I recently had the honour of visiting a fantastic new Free School in North West London. A school very different to the majority of inner-city state schools today, a school that has rejected the postmodern approach to education, in favour of a more traditional education based on the teacher-lead passing down of knowledge. Upon entering this school, which shall remain nameless for reasons that will become clear, my colleagues on the local council and I could clearly hear children practising the National Anthem, something that I cannot say I’ve ever encountered in my many visits to schools throughout the capital.
During our chat with the Headmistress, we were informed that all students were currently learning the National Anthem in Music lessons, to sing at the start of each school day in a whole school celebration of Britishness. At lunch time that day, we witnessed a member of the Senior Leadership Team congratulating the students on their performance and reminding them that no matter where they come from, whatever race, religion, or creed, they should all be proud to be British. This school consists of a large majority of Black, Asian and minority ethnic (BAME) students, but all seemed equally proud to celebrate their diversity and their Britishness together, as a school community.
Unfortunately, the Headmistress didn’t yet feel comfortable publicising the fact that her school is teaching their students the National Anthem, through fear of a public backlash. What a sorry state we’re in as a nation, when children cannot learn to sing the National Anthem. If not in school, then where should we be learning the anthem of our nation? It seems to me that we’ve reached the point where we’ve become so obsessed with appearing to be tolerant of others, that we have become intolerant of ourselves. We’re afraid of celebrating our own culture.
There is nothing wrong with celebrating British values. Democracy, the rule of law, individual liberty, mutual respect, tolerance of those with different faiths and beliefs are all values we should hold in esteem. Sure, they might not be values that are unique to the United Kingdom, but they are certainly not universal values around the world, not even amongst our closest allies. British values should be celebrated, shared and encouraged.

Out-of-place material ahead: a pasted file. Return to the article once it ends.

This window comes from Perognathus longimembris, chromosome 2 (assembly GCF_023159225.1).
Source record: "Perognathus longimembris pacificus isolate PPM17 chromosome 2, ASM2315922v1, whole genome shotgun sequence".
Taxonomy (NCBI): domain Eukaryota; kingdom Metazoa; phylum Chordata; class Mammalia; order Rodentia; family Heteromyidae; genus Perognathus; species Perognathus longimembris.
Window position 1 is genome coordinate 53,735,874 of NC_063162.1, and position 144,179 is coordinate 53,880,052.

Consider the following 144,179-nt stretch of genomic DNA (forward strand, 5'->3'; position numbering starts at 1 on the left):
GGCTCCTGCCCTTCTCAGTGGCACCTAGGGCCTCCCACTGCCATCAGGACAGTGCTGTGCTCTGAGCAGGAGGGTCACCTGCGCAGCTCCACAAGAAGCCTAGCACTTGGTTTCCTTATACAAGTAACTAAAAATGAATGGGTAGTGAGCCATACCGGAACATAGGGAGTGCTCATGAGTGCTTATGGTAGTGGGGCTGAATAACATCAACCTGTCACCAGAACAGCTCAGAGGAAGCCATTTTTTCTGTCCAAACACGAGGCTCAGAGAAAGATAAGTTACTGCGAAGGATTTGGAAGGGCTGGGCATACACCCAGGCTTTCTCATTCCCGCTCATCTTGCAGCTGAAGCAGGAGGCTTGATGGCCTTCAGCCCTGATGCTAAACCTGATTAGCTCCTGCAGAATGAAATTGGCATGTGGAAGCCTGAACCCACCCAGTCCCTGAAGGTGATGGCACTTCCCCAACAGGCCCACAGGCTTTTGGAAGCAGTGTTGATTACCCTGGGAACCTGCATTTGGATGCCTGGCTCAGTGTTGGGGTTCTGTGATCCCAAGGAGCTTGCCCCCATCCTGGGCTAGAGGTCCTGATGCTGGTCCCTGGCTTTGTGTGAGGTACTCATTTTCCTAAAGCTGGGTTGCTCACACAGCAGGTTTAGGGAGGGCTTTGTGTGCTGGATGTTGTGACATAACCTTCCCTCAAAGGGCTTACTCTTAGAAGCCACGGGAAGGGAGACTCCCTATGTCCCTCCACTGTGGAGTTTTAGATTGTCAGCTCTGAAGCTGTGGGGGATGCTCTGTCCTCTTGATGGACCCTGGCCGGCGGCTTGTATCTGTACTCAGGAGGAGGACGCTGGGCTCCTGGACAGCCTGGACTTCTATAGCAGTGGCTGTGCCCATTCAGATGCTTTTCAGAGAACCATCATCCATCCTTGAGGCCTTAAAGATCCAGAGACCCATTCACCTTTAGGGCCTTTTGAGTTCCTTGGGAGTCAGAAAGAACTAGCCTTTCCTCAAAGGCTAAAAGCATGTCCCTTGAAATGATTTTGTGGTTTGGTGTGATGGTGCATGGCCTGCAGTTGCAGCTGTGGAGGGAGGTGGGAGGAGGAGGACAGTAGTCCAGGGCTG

The Teachers’ Standards, the rules governing the behaviour of all qualified teaching professionals in the UK, is often misquoted as insisting teachers ‘promote British values’. In fact, the Teachers’ Standards merely states that teachers should ‘not undermine fundamental British values’. That’s quite a significant difference, and one that should be corrected. British schools should be at the forefront of protecting and promoting British values to each generation.
Singing the national anthem and flying the Union Flag at school should be a daily routine, as part of a wider PSHE/Citizenship curriculum designed to instil and reinforce British values. It’s hard to image many schools even flying St George’s cross on St George’s Day these days, through fear of offending. We’re all too happy to wear green on St Patrick’s Day, though. Why is it that left have become so comfortable celebrating everyone else’s culture, but frown upon the mere mention of celebrating the incredibly rich and diverse culture of Great Britain?
Immigrants claiming British citizenship swear an allegiance to the Queen, yet British-born children are left out of that practice. We should be uniting all British citizens under a common Oath of Allegiance, singing the national anthem together and flying the Union Flag. These symbols are a nod to our joint beliefs in freedom of liberty, tolerance, democracy and law. We should never forget that.
Maybe, just maybe, if we stopped worrying about the things that separate us, and started focusing on the many great things that unite us, we’d be in a much better place as a nation.
Calvin Robinson is the Lead Computing Teacher in a Church of England state school and a Computer Science & Education Consultant in schools throughout North West London.